- The changes in consumer buying and eating habits brought on by the pandemic are creating ripe conditions for sustained growth at wholesale clubs because of their emphasis on selling large quantities of goods at bulk prices, Christopher Baldwin, executive chairman of BJ’s Wholesale Club, said Wednesday during a webinar hosted by Coresight Research.
- Efforts by suppliers to keep goods flowing to consumers is resulting in fewer choices in some cases, Baldwin said. For example, suppliers are moving away from offering multiple varieties of high-demand products like soap and paper goods in order to focus on making sure consumers have access to staples.
- Supplies of meat and eggs are improving, but vegetables are in especially short supply, with canned vegetables particularly hard to find, Baldwin said. “In food, I don't think we broke the supply chain, but we pushed it about as far as it could go,” he said.
Warehouse clubs have long cultivated a following among people looking to save money by purchasing food and other products in bulk, but the pandemic is shining a spotlight on the value people see in being able to get large amounts of things in a single trip.
“The idea of shopping in a couple of places over the course of a week is less likely in this environment than it has ever been in the last 15 or 20 years,” Baldwin noted during the webinar.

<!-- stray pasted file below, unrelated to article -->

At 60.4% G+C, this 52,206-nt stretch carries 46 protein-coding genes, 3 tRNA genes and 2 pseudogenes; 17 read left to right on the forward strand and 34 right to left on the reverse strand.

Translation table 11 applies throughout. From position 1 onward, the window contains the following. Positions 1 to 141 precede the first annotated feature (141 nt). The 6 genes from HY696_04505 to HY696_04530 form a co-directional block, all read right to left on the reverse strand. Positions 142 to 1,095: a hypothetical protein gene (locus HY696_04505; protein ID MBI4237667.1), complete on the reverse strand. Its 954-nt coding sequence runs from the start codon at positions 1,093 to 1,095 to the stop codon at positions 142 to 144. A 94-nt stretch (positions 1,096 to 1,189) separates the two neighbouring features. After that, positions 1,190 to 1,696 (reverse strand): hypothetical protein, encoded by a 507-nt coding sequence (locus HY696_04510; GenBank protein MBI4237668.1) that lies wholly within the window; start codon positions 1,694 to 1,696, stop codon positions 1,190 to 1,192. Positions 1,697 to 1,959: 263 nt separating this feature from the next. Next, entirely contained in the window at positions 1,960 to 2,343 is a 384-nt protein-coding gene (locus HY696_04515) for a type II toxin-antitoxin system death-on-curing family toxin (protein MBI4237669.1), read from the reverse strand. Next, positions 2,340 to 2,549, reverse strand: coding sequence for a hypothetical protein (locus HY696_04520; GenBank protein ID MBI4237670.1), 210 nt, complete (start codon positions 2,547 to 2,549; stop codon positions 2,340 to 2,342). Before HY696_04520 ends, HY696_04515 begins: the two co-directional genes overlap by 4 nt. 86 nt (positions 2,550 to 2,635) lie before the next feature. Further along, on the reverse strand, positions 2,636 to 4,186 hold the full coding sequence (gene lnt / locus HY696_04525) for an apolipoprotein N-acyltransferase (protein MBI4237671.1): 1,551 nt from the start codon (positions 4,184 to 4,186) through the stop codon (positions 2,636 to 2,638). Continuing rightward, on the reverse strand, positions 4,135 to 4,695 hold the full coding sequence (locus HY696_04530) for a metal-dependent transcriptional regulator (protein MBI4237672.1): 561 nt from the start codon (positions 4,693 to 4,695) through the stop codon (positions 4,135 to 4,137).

A key challenge for the membership-based retailer is that shoppers already stressed by being stuck in their homes are often upset to find that what they want is not currently available. “There’s some anxiety there today that wasn’t there a couple of months ago,” Baldwin said. “When people are anxious and then they see they can’t get the canned vegetable they want, they can’t get the chicken they want, they can’t get the beef they want, it makes it worse, not better.”
BJ’s saw sales rise 27% during the first quarter of 2020 and is continuing to record elevated sales. E-commerce sales have been especially strong, putting pressure on the company to figure out how to efficiently move products to people’s homes after years of specializing in stocking 100,000-square-foot warehouses.
“The supply chain of 30 years ago was focused on the store. Now our supply chains are more focused on every household in America,” said Baldwin.
The company, which runs about 210 warehouses in 16 Eastern states and has been stepping up its emphasis on groceries, is using its deep knowledge of what people buy to better tailor the assortment of products it sells in its warehouse to the markets each location serves, Baldwin said. That means a location that serves urban customers might place less emphasis on lawn products, which are likely to appeal more to suburban shoppers.